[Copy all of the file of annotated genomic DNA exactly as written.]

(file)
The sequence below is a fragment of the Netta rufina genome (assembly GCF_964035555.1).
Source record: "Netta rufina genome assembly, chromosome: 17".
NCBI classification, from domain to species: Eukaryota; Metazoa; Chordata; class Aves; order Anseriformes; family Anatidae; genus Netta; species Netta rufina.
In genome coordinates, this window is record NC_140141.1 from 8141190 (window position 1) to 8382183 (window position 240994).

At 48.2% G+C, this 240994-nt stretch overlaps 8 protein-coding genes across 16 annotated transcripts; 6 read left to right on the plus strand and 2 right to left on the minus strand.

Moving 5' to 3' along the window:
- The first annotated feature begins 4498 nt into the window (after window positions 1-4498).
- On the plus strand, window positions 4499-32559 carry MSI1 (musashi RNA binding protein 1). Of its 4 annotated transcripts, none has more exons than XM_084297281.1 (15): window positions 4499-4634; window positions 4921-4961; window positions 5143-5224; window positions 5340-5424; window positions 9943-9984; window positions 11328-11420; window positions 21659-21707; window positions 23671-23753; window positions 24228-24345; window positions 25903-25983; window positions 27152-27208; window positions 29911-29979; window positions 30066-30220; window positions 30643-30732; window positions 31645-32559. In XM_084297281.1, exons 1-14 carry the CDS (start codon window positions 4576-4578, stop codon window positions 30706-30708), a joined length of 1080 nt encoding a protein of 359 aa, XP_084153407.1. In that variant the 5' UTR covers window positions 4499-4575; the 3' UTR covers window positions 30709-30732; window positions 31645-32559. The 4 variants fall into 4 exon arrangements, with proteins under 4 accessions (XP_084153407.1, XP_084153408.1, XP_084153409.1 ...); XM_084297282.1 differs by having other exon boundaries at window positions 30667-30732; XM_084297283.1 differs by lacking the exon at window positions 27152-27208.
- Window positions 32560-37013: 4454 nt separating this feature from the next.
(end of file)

The sequence below is a fragment of the Netta rufina genome (assembly GCF_964035555.1).
Source record: "Netta rufina genome assembly, chromosome: 17".
NCBI classification, from domain to species: Eukaryota; Metazoa; Chordata; class Aves; order Anseriformes; family Anatidae; genus Netta; species Netta rufina.
In genome coordinates, this window is record NC_140141.1 from 8141190 (window position 1) to 8382183 (window position 240994).

At 48.2% G+C, this 240994-nt stretch overlaps 8 protein-coding genes across 16 annotated transcripts; 6 read left to right on the plus strand and 2 right to left on the minus strand.

Moving 5' to 3' along the window:
- The first annotated feature begins 4498 nt into the window (after window positions 1-4498).
- On the plus strand, window positions 4499-32559 carry MSI1 (musashi RNA binding protein 1). Of its 4 annotated transcripts, none has more exons than XM_084297281.1 (15): window positions 4499-4634; window positions 4921-4961; window positions 5143-5224; window positions 5340-5424; window positions 9943-9984; window positions 11328-11420; window positions 21659-21707; window positions 23671-23753; window positions 24228-24345; window positions 25903-25983; window positions 27152-27208; window positions 29911-29979; window positions 30066-30220; window positions 30643-30732; window positions 31645-32559. In XM_084297281.1, exons 1-14 carry the CDS (start codon window positions 4576-4578, stop codon window positions 30706-30708), a joined length of 1080 nt encoding a protein of 359 aa, XP_084153407.1. In that variant the 5' UTR covers window positions 4499-4575; the 3' UTR covers window positions 30709-30732; window positions 31645-32559. The 4 variants fall into 4 exon arrangements, with proteins under 4 accessions (XP_084153407.1, XP_084153408.1, XP_084153409.1 ...); XM_084297282.1 differs by having other exon boundaries at window positions 30667-30732; XM_084297283.1 differs by lacking the exon at window positions 27152-27208.
- Window positions 32560-37013: 4454 nt separating this feature from the next.